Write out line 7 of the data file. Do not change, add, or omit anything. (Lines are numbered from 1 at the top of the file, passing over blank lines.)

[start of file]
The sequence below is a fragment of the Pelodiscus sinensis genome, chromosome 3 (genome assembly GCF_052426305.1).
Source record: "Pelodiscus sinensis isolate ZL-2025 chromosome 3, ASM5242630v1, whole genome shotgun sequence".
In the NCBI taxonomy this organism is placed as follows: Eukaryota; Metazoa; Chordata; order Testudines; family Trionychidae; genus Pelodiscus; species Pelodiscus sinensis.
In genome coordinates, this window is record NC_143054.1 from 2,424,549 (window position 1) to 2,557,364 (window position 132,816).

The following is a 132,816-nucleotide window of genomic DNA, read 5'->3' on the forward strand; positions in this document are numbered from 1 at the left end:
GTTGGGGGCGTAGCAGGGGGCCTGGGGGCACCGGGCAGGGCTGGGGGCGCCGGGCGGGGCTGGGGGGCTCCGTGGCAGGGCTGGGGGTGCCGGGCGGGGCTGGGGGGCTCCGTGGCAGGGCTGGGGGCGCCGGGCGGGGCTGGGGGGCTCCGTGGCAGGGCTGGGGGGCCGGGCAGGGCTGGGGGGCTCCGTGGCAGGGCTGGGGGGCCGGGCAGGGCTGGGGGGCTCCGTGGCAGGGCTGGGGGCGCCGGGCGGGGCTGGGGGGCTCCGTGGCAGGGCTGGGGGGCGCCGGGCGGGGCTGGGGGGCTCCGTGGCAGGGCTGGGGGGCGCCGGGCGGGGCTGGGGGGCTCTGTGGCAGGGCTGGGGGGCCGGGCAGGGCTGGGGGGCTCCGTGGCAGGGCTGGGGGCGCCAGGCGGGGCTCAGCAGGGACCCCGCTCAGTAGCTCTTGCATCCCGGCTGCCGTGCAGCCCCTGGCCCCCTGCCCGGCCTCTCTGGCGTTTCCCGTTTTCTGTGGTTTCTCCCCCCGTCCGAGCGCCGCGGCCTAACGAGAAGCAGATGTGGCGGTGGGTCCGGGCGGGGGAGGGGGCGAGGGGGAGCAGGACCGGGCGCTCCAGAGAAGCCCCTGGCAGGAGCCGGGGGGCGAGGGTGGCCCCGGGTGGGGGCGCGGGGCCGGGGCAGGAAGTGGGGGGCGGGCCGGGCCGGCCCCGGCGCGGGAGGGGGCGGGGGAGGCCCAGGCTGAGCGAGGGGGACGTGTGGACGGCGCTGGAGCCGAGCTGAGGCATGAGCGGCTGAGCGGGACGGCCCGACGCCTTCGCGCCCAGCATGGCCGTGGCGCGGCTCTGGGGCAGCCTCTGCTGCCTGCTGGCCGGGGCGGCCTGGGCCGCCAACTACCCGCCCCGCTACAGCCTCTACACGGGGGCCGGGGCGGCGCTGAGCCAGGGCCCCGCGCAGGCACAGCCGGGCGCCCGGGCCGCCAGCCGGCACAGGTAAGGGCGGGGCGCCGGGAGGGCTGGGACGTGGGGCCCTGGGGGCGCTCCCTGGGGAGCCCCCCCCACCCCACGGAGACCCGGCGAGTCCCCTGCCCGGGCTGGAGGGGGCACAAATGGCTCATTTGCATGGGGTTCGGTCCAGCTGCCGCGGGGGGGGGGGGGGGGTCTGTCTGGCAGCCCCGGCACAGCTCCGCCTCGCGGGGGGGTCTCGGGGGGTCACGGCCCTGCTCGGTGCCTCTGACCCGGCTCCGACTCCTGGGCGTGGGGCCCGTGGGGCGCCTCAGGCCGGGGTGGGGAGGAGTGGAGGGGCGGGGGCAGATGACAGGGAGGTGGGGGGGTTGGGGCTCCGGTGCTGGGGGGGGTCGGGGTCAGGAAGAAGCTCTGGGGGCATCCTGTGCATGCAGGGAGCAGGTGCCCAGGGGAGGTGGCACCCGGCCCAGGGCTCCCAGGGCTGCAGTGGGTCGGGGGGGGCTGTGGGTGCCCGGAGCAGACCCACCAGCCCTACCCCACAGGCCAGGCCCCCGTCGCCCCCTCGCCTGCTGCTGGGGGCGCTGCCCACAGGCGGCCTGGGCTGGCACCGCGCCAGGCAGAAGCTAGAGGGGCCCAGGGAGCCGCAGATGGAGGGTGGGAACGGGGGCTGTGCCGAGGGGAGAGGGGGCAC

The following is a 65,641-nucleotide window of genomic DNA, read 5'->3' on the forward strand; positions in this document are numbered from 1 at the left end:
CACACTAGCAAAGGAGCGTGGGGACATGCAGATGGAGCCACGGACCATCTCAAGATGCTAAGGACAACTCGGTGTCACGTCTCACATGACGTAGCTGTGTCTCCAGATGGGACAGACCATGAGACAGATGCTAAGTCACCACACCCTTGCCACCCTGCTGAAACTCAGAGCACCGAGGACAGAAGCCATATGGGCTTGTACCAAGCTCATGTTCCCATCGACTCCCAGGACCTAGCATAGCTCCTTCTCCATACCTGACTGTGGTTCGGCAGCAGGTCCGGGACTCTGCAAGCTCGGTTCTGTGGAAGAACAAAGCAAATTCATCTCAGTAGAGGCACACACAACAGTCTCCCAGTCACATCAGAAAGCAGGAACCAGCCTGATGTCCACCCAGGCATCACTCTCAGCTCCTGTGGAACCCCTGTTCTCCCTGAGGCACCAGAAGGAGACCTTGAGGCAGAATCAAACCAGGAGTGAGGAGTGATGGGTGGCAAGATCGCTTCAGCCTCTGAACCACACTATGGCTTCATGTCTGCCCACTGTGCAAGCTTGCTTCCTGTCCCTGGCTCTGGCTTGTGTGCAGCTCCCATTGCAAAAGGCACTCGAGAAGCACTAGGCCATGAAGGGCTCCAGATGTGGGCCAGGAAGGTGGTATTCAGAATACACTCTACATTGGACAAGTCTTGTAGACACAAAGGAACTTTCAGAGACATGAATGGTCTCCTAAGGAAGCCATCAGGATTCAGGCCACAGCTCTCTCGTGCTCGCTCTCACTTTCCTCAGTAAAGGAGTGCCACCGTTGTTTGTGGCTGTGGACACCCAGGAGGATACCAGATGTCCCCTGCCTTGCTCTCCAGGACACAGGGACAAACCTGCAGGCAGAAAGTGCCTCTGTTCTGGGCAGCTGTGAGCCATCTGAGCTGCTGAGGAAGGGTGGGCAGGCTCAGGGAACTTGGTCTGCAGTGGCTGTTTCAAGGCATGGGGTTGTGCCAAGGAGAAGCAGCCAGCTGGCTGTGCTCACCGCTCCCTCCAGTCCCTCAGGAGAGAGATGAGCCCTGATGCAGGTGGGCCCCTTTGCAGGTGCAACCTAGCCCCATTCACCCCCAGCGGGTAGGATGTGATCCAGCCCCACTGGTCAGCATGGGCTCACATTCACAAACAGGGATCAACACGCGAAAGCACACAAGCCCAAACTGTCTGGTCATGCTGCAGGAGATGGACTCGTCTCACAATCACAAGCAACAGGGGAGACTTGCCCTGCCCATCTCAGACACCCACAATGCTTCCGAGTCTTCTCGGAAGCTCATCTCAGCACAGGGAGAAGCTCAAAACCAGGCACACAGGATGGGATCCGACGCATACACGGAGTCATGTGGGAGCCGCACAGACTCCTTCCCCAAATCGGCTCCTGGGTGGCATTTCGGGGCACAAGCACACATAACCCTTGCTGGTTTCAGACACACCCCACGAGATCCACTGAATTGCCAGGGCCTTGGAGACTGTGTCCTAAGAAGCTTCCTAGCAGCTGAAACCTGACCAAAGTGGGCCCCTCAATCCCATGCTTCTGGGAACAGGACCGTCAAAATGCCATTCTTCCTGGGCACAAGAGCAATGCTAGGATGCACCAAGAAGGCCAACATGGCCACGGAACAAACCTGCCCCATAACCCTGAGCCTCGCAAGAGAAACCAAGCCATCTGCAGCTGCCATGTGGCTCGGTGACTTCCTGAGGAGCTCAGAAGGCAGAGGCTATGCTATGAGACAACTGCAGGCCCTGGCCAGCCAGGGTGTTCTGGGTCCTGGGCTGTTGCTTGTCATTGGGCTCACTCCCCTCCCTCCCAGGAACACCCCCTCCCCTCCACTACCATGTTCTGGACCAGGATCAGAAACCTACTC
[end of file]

The following is a 65,641-nucleotide window of genomic DNA, read 5'->3' on the forward strand; positions in this document are numbered from 1 at the left end: